and lo, I am with you always, even to the end of the age.’” Mat 28:18–20
This popular passage has long been known as the “Great Commission.” Its inherent greatness will be noted along several lines. The great tragedy is that today, nearly two thousand years after it was given, we who belong to the Savior have fallen woefully short of our calling.
The Tragic Facts
Only about one in ten of the 300,000 missionaries in the world today is working among unreached people.
With 16,000 people-groups identified throughout the world, about 7,000 are still unreached.
Almost one-third of the world has never heard the Gospel of Jesus Christ. Today, Muslims, Hindus, and Buddhists make up half of the world’s population. Yet, 86% of these people do not even know a Christian.
Today, one billion people—one in every seven in the world—live in slums, and one hundred and forty million of them are orphaned children.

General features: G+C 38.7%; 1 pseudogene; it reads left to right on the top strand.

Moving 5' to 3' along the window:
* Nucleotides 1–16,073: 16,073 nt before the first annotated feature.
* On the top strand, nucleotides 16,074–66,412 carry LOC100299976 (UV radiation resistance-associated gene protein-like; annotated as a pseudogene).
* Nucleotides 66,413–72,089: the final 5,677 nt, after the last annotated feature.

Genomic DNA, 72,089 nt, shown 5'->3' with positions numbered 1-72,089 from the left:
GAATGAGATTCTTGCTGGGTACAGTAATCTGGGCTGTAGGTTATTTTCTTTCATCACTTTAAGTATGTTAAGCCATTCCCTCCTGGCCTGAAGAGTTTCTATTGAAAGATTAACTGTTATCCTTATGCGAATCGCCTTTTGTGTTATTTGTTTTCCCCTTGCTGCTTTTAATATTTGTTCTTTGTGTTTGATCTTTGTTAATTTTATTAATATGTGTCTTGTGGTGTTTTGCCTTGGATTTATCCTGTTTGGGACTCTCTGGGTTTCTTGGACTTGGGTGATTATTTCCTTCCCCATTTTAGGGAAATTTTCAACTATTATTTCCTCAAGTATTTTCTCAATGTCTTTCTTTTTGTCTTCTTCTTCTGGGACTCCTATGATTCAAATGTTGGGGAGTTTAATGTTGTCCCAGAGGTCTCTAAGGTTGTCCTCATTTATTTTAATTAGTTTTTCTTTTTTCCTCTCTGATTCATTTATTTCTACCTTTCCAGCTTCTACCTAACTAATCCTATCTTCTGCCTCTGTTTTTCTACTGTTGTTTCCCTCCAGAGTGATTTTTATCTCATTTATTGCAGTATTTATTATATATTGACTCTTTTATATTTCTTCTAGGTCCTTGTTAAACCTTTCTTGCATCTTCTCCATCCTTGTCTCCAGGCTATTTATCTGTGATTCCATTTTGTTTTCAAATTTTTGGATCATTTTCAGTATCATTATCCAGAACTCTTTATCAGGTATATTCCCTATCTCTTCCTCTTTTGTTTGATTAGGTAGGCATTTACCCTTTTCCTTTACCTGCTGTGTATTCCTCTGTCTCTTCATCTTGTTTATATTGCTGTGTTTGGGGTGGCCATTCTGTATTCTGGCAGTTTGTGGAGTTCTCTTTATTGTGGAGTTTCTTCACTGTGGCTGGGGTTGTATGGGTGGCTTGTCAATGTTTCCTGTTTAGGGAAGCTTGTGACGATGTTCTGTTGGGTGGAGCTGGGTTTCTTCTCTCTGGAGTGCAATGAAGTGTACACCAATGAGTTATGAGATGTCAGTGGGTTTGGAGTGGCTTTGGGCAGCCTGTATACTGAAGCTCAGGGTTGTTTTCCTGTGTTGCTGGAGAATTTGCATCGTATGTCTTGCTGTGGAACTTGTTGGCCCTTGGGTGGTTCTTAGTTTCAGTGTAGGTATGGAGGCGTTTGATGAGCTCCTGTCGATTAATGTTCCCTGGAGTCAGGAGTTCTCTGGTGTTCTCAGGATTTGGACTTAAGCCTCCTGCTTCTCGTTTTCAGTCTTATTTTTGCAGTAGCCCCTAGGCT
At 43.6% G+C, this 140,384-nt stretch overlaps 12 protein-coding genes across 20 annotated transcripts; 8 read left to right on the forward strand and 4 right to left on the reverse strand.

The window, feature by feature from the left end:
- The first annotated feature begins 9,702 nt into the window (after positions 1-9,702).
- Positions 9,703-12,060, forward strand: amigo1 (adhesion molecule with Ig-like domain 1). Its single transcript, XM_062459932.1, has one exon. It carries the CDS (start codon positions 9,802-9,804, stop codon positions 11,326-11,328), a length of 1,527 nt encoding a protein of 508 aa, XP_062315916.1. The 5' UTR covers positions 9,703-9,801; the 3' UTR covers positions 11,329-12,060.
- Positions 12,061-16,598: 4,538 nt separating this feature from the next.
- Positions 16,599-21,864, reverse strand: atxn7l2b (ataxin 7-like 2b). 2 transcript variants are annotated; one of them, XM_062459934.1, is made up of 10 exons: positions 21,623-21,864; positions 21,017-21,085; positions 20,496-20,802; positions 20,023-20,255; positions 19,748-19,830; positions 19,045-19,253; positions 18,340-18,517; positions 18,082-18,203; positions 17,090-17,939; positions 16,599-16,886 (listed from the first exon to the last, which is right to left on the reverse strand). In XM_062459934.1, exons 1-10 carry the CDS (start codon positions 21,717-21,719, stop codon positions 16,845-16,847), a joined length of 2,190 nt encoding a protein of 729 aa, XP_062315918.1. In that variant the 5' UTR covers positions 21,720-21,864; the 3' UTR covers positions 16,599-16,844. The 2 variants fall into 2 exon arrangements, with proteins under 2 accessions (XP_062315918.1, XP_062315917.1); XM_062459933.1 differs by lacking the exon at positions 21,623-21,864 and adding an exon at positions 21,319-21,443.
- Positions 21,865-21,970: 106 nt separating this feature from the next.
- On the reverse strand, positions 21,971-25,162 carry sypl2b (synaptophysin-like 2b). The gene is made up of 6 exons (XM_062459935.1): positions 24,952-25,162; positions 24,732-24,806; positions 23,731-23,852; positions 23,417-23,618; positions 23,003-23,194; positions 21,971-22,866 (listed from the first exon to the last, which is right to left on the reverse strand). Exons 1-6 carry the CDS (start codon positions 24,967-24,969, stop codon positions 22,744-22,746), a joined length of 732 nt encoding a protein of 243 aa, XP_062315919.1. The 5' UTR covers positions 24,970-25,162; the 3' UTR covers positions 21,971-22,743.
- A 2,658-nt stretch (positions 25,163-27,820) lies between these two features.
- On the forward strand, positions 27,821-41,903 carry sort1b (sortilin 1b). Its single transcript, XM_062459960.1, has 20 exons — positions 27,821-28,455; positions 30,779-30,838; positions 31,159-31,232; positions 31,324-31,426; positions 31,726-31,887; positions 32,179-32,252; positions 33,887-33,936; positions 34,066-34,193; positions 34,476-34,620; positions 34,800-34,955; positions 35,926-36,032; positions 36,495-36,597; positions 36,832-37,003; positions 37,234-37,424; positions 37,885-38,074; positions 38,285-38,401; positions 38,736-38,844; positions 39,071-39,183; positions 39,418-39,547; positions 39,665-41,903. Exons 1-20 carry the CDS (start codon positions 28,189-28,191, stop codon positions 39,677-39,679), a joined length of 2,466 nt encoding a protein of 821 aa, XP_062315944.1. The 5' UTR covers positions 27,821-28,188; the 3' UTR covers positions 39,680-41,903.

(The above figures have been taken from the video “Tears of the Saints.” I recommend you watch it on Youtube: https://www.youtube.com/watch?v=VtQbzRmmMfk.)
The Comfort-Killing Commission
The basis for the commission is fundamental to its success. Jesus declares that He has been given sovereign authority, both in the realm of Heaven, and on Earth. The authority here is exousia, that is, authority which is inherent in one’s being. To utter a command with such universal authority should cause our souls to tremble.
The command itself is “make disciples.” The tense of the verb (aorist) contains a sense of urgency. From the highest authority comes a command of greatest import. Jesus is speaking to the eleven remaining disciples (Mat 28:16). It should not escape our notice that only disciples can make disciples.